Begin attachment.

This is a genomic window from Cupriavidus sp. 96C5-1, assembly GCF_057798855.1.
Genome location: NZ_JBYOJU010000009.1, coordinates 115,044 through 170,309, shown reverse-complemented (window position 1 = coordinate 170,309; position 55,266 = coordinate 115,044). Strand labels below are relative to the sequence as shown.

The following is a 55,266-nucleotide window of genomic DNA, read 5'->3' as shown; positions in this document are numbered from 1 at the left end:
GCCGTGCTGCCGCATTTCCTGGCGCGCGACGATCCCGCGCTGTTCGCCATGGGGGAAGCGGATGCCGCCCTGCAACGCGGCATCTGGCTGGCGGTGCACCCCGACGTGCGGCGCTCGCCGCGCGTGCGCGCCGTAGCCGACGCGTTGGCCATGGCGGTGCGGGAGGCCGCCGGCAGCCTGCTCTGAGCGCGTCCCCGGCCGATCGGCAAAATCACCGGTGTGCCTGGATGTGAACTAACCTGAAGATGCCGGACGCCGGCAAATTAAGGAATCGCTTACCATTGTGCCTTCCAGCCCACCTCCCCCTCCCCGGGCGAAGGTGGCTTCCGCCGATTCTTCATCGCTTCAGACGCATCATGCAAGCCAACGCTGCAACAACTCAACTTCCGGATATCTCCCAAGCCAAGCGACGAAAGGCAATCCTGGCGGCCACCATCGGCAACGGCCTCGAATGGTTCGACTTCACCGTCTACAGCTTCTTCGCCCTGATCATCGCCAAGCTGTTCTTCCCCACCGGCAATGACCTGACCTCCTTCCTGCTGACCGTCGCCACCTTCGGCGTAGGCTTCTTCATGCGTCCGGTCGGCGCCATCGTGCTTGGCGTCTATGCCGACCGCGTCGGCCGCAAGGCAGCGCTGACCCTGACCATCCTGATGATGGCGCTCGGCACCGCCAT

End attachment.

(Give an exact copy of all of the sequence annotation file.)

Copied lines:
This is a genomic window from Cupriavidus sp. 96C5-1, assembly GCF_057798855.1.
Genome location: NZ_JBYOJU010000009.1, coordinates 115,044 through 170,309, shown reverse-complemented (window position 1 = coordinate 170,309; position 55,266 = coordinate 115,044). Strand labels below are relative to the sequence as shown.

The following is a 55,266-nucleotide window of genomic DNA, read 5'->3' as shown; positions in this document are numbered from 1 at the left end:
GCCGTGCTGCCGCATTTCCTGGCGCGCGACGATCCCGCGCTGTTCGCCATGGGGGAAGCGGATGCCGCCCTGCAACGCGGCATCTGGCTGGCGGTGCACCCCGACGTGCGGCGCTCGCCGCGCGTGCGCGCCGTAGCCGACGCGTTGGCCATGGCGGTGCGGGAGGCCGCCGGCAGCCTGCTCTGAGCGCGTCCCCGGCCGATCGGCAAAATCACCGGTGTGCCTGGATGTGAACTAACCTGAAGATGCCGGACGCCGGCAAATTAAGGAATCGCTTACCATTGTGCCTTCCAGCCCACCTCCCCCTCCCCGGGCGAAGGTGGCTTCCGCCGATTCTTCATCGCTTCAGACGCATCATGCAAGCCAACGCTGCAACAACTCAACTTCCGGATATCTCCCAAGCCAAGCGACGAAAGGCAATCCTGGCGGCCACCATCGGCAACGGCCTCGAATGGTTCGACTTCACCGTCTACAGCTTCTTCGCCCTGATCATCGCCAAGCTGTTCTTCCCCACCGGCAATGACCTGACCTCCTTCCTGCTGACCGTCGCCACCTTCGGCGTAGGCTTCTTCATGCGTCCGGTCGGCGCCATCGTGCTTGGCGTCTATGCCGACCGCGTCGGCCGCAAGGCAGCGCTGACCCTGACCATCCTGATGATGGCGCTCGGCACCGCCAT